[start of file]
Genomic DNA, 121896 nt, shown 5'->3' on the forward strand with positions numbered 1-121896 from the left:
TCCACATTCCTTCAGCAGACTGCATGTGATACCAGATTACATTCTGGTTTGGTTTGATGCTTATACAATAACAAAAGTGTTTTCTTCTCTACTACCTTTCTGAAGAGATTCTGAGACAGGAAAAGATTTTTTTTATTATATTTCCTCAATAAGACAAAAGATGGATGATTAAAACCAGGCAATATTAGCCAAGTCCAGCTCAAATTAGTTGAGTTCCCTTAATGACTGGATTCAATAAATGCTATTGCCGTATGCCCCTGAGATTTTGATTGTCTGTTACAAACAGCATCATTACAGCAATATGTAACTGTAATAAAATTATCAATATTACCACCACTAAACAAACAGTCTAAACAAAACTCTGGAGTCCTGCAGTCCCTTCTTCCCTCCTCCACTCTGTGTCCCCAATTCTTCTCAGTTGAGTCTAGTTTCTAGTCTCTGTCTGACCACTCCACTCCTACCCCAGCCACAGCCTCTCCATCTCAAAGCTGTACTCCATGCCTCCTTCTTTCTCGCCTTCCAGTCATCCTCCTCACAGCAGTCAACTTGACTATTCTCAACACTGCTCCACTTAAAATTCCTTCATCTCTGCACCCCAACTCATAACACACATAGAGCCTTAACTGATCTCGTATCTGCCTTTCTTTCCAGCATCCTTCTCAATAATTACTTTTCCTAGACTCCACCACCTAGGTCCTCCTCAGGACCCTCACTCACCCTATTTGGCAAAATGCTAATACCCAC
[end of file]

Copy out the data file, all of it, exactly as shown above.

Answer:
Genomic DNA, 121896 nt, shown 5'->3' on the forward strand with positions numbered 1-121896 from the left:
TCCACATTCCTTCAGCAGACTGCATGTGATACCAGATTACATTCTGGTTTGGTTTGATGCTTATACAATAACAAAAGTGTTTTCTTCTCTACTACCTTTCTGAAGAGATTCTGAGACAGGAAAAGATTTTTTTTATTATATTTCCTCAATAAGACAAAAGATGGATGATTAAAACCAGGCAATATTAGCCAAGTCCAGCTCAAATTAGTTGAGTTCCCTTAATGACTGGATTCAATAAATGCTATTGCCGTATGCCCCTGAGATTTTGATTGTCTGTTACAAACAGCATCATTACAGCAATATGTAACTGTAATAAAATTATCAATATTACCACCACTAAACAAACAGTCTAAACAAAACTCTGGAGTCCTGCAGTCCCTTCTTCCCTCCTCCACTCTGTGTCCCCAATTCTTCTCAGTTGAGTCTAGTTTCTAGTCTCTGTCTGACCACTCCACTCCTACCCCAGCCACAGCCTCTCCATCTCAAAGCTGTACTCCATGCCTCCTTCTTTCTCGCCTTCCAGTCATCCTCCTCACAGCAGTCAACTTGACTATTCTCAACACTGCTCCACTTAAAATTCCTTCATCTCTGCACCCCAACTCATAACACACATAGAGCCTTAACTGATCTCGTATCTGCCTTTCTTTCCAGCATCCTTCTCAATAATTACTTTTCCTAGACTCCACCACCTAGGTCCTCCTCAGGACCCTCACTCACCCTATTTGGCAAAATGCTAATACCCAC